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Review: SC to implement ‘FASTER’ system for transmission of authenticated copies of the Judgments & orders to concerned Courts and Tribunals.

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In this roundup of court judgements, we look at Constitutional Courts’ remarks & directions on delay in releasing prisoners after the grant of bail & implementation of the ‘FASTER’ system, crowdfunding platforms for the treatment of children with rare diseases, digital divide among students in government schools, and the timeline for disposal of bail applications under POSCO Act.

Supreme Court: Takes suo moto cognizance of the delay in releasing prisoners after the grant of bail

The Supreme Court took suo moto cognizance of the delay in the release of prisoners based on a recent report in a leading daily newspaper that convicts lodged in Agra Central Jail had not been released even after 3 days of the order granting them bail.

The newspaper reported that the delay was caused because the prison authorities were awaiting the receipt of the court order by post. On 08 July 2021, the apex court had passed orders for the immediate release of 13 prisoners on interim bail after finding out that they have been languishing in jails for periods ranging from 14 to 22 years, despite establishing that they were juvenile at the time of offence.

The bench of CJI NV Ramana, Justices L Nageswara Rao and AS Bopanna observed that the Supreme Court was thinking of implementing a system to electronically transmit bail orders to prisons so that the release of prisoners on bail will not be delayed. The court sought to know from the state governments whether sufficient internet facilities are available in their prisons.

The CJI observed that the Supreme Court is contemplating to adopt the procedure termed as ‘FASTER: Fast and Secured Transmission of Electronic Records System’, for transmission of authenticated copies of the Judgments, final orders, interim orders to the concerned Courts and Tribunals. The bench also directed the Secretary-General of the Supreme Court to submit a proposal suggesting the modalities to implement the fastest system within two weeks.

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Delhi HC: Directs Centre to immediately notify ‘Crowd Funding’ platform for the treatment of rare diseases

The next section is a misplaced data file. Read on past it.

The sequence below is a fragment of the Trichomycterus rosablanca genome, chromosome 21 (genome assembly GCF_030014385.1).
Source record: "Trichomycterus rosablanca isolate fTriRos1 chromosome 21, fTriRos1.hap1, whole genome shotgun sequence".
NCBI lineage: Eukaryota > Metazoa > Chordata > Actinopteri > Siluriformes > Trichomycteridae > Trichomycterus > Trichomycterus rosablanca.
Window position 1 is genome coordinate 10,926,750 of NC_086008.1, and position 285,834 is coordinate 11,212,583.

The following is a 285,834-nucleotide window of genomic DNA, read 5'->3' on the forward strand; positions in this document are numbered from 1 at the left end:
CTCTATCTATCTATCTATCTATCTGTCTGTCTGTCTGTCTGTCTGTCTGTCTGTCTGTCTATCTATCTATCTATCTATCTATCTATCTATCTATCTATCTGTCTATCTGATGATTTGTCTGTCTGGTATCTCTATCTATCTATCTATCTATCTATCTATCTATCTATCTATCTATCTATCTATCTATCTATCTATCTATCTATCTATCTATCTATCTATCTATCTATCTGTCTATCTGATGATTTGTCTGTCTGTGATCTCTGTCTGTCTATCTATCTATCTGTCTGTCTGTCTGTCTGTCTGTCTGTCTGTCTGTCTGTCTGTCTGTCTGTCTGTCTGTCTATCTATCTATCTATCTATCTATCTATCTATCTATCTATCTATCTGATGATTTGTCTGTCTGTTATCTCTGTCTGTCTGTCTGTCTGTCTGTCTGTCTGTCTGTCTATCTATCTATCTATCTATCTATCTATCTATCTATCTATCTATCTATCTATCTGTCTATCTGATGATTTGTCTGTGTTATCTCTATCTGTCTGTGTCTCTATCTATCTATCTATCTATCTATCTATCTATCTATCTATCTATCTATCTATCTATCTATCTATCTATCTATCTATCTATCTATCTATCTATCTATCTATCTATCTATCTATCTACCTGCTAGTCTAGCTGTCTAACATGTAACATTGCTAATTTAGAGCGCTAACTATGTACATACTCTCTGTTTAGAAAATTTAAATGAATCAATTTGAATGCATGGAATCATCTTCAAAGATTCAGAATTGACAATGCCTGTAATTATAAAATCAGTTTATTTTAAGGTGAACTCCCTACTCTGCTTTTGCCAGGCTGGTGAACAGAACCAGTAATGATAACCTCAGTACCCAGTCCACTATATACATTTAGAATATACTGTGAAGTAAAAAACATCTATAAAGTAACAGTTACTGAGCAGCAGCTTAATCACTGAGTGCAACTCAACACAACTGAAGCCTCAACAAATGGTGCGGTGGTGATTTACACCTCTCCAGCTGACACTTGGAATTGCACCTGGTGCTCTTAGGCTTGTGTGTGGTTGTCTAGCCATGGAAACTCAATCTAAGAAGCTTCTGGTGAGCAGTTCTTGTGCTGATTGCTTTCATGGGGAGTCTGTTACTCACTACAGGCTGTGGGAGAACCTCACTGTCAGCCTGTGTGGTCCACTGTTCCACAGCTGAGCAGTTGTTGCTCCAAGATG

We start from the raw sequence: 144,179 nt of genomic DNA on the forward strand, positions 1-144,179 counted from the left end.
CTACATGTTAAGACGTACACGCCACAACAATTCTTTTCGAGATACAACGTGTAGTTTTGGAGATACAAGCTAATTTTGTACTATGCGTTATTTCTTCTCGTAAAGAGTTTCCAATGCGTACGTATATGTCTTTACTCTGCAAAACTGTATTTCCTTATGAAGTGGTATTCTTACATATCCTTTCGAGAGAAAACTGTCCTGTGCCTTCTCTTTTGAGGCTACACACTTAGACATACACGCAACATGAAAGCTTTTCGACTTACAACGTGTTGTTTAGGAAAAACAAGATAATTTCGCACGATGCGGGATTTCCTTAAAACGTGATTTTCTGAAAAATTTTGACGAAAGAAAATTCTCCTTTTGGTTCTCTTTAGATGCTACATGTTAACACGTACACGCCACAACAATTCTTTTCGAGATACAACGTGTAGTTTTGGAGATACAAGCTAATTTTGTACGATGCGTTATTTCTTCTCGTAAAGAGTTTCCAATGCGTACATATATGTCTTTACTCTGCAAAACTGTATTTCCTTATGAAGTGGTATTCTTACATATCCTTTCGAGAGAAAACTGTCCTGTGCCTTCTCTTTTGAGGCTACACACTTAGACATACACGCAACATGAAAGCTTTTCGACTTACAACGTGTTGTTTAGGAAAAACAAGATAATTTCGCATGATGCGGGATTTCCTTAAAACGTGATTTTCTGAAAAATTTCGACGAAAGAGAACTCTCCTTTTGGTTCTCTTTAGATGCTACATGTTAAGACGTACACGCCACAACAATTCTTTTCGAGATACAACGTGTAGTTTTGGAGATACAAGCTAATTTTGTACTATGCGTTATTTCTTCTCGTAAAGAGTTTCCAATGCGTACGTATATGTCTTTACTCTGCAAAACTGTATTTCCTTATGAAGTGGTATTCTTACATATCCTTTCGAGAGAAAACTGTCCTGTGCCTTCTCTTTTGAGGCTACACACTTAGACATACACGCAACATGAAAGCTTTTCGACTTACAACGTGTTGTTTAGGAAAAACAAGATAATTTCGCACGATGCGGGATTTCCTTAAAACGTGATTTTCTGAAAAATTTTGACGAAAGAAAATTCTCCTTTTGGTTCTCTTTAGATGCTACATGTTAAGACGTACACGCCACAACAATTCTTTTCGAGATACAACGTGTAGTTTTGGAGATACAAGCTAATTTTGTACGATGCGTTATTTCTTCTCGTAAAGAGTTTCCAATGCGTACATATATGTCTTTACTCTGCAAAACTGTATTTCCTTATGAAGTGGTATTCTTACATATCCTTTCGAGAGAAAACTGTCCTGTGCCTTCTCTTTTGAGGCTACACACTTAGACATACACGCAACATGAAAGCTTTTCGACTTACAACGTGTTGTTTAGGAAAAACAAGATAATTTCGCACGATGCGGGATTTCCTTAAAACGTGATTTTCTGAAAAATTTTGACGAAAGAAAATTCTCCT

In the case Master Arnesh Shaw v. Union of India & Anr., the Delhi high court directed the Union Ministry of Health and Family Welfare to immediately launch a dedicated online crowdfunding platform for collecting funds for the treatment of children suffering from rare diseases.

The high court was hearing a batch of pleas related to the Draft ‘National Policy for Rare Disease, 2020’ and medical aid for patients suffering from rare diseases.

In the previous hearing, the high court had observed that children suffering from a rare disease cannot be deprived of the treatment merely because of the exorbitant price of a drug or treatment. The court had directed the Union of India to implement and notify the draft policy and also consider crowdfunding options in the meantime for the successful treatment of the petitioners.

In observing so, the judgement also took note of the fact that the Right to Health and Healthcare is a fundamental right under Article 21 of the Constitution. The court also emphasised that it is incumbent on society in general and authorities, in particular, to ensure that the life of such children is not compromised, even if there is a small window of improving their chances of survival or even providing a better quality of life.

The Centre has claimed that it cannot fully finance the treatment of all high-cost rare diseases, but the gap can be filled by seeking donations from prospective individuals or corporate donors, who are willing to support the cost of such diseases. For this purpose, it had proposed to explore crowdfunding as an option to address affordability concerns.

Considering the urgency in the matter, the digital platform for crowdfunding was directed to be made operational on or before 31 March 2021. Further, time was granted until 31 July 2021 to finalise and put in the public domain, the National Policy. However, despite the order dated 28 January 2021, the digital platform was not made operational to date.

In lieu of this, the bench of Justice Rekha Palli ordered that failure to notify a platform by the next date of hearing i.e., 04 August 2021, will lead to suo moto action for wilful non-compliance of its orders.

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Karnataka HC: State survey finds that 25% Students Lack Access to Online Classes; High Court Directs State to Make Action Plan to bridge Digital Divide 

The Karnataka High Court directed the state government to place on record an action plan by 29 July 2021, with regard to bridging the technological divide and making available technology to students who are unable to afford it.

On the direction of the court, the state government had conducted a student digital communication survey by collecting data from schools, government and aided schools. The aim of the survey was to understand how many students do not have access to technology for the purpose of being part of the education system during the period of closure of schools owing to the COVID-19 pandemic.

The survey report indicated that 75.5% of the students surveyed are having access to technology through the medium of which education is being imparted to them. However, 24.5% of students, which is the state average, do not have access to the technology to attend e-classes.

The student digital communication survey also highlighted that in certain districts of state such as Bidar, Chamrajnagar, Kalaburgi, Raichur, Kopal, Tumkuru, Madikeri, Yadgiri, Chitradurga, the percentage of students not having any device/technology is above 45%. In other districts, the percentage of students not having any device/technology was between 20 to 35%. It is only in districts such as Bangalore rural, Dakshina Kannada, and Udupi that the percentage of students not having a device for imparting education is very less, that is less than 15%.